• Yes that's a good thought. – curiousdannii Jul 7 '14 at 6:50
  • So, a good way to determine if a suffix is inflectional, is with reference to: (1) Can it attach to many words? (2) Is it grammatically necessary? (3) Does it have little/no semantic effect on the meaning of the word to which it attaches? [this last one seems hard to elaborate -- what do you say?] – Teusz Jul 7 '14 at 8:16
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    No I don't think any of those are necessarily accurate, but it's hard to come up with a single universally acceptable definition. It may be that there isn't a binary difference but more of a spectrum with prototypical derivational and inflectional affixes at each end. – curiousdannii Jul 7 '14 at 8:28

I am not convinced that either one of these answers in correct. Most Indo-European languages have suffixes that make verbs into participles (i.e. adjectives), like English go > going, Latin amo > amans, Greek legō > legōn. All grammars describe these as inflectional elements. They are not listed separately in dictionaries. I have the feeling that the distinction between “inflections” and “derivational suffixes” is largely artificial.

  • But what isn't a convention in linguistics? Even concepts like noun and verb are arguably conventions. Anyway, I see your point. Perhaps there's no real distinction between inflection and derivation... (though as the examples you gave are part of paradigms, apply productively, they clearly have inflectional aspects, no? perhaps they are just LESS inflectional than others) – Teusz Jul 7 '14 at 18:11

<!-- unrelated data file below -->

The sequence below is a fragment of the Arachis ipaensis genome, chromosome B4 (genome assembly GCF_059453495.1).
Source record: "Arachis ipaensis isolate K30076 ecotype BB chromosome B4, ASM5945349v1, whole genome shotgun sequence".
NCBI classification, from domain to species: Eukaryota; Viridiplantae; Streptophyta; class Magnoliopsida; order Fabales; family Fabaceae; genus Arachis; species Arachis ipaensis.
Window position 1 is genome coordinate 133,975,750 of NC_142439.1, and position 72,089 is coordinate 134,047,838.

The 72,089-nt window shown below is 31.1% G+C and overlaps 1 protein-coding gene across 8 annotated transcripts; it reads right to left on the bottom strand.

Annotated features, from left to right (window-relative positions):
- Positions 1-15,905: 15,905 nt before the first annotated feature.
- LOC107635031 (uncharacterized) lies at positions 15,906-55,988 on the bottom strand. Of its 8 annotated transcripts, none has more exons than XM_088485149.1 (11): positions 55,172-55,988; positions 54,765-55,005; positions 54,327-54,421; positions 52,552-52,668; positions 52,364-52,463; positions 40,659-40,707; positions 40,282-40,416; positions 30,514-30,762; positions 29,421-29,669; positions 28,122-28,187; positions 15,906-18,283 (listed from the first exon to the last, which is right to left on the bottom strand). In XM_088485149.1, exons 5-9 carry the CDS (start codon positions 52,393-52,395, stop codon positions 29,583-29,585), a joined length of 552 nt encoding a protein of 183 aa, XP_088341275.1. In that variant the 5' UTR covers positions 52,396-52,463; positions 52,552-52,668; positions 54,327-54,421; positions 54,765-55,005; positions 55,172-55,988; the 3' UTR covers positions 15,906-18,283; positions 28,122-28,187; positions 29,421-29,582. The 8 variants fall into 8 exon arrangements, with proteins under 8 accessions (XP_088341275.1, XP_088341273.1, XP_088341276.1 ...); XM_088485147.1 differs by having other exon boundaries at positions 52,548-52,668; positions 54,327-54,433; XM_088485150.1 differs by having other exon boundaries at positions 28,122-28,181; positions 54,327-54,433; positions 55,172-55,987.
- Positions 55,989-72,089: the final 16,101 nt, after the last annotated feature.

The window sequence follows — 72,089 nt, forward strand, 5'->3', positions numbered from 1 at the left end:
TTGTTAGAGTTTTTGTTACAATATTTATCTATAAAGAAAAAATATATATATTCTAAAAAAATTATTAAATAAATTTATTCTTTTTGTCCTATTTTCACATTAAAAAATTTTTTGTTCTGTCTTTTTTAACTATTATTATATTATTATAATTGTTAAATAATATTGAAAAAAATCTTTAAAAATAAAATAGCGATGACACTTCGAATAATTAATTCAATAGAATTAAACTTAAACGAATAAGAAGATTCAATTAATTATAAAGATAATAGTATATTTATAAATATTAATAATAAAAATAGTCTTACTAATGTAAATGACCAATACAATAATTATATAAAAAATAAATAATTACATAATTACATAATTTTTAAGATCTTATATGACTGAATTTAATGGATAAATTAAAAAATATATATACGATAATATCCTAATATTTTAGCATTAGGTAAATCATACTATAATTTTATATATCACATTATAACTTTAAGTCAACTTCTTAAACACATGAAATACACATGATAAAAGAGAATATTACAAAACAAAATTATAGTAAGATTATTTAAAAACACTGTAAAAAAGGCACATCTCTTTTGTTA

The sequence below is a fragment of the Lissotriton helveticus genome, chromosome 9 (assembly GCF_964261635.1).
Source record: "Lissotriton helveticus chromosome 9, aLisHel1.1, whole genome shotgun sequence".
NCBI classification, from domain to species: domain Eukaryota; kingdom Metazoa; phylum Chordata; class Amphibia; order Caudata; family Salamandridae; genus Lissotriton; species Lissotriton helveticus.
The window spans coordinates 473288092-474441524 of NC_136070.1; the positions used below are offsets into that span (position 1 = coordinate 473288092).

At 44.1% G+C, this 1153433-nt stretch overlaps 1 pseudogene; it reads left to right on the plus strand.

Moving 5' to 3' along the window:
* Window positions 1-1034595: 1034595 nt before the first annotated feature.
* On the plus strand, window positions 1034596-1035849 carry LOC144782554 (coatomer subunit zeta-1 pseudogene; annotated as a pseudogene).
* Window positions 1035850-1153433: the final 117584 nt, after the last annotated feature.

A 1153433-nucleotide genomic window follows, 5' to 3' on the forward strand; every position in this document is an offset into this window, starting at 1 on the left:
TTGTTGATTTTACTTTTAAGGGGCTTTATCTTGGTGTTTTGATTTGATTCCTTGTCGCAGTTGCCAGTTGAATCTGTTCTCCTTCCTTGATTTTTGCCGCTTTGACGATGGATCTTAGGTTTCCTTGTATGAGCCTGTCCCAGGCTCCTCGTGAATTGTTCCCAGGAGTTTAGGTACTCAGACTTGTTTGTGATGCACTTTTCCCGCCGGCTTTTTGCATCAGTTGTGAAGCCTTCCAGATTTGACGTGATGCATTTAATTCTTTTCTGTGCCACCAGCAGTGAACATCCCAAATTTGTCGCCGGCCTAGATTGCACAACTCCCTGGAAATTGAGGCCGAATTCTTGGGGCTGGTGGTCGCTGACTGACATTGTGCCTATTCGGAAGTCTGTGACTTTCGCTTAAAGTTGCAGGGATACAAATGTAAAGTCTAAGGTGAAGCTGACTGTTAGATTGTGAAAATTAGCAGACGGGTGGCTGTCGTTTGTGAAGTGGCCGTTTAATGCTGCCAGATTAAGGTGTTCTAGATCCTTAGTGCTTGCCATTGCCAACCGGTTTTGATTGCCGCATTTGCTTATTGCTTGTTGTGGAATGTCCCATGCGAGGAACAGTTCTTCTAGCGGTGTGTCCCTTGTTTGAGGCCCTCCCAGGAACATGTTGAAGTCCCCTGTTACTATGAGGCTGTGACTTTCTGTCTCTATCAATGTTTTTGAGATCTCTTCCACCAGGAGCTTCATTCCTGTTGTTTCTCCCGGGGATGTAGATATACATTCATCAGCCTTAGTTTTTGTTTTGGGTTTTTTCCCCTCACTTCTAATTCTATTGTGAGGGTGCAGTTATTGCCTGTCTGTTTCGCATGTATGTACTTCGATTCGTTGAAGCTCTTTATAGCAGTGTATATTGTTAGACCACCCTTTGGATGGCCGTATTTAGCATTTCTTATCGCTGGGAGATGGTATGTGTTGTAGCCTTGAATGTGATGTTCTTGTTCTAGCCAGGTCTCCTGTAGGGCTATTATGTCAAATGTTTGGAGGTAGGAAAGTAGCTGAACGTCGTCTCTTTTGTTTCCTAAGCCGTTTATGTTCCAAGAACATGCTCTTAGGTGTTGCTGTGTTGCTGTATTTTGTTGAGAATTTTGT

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    Derived forms are normally not listed in dictionaries if they are predictable. Eg in Australian languages, wherein causative is often a highly productive and predictable process, derived causative verbs will often not be listed in dictionaries unless there is something idiosyncratic (i.e. unpredictable) about them. – Gaston Ümlaut Jul 10 '14 at 5:16
  • While participles behave similarly to adjectives, they are not generally considered to be the same part of speech in linguistics. From what I remember, in traditional Latin grammar participles were a word class of their own, and in modern grammatical analyses of English participles are considered to be verbs. Relevant question about a similar topic: Is the {-ing} of the gerund a verbal inflectional suffix? – brass tacks Dec 27 '16 at 9:10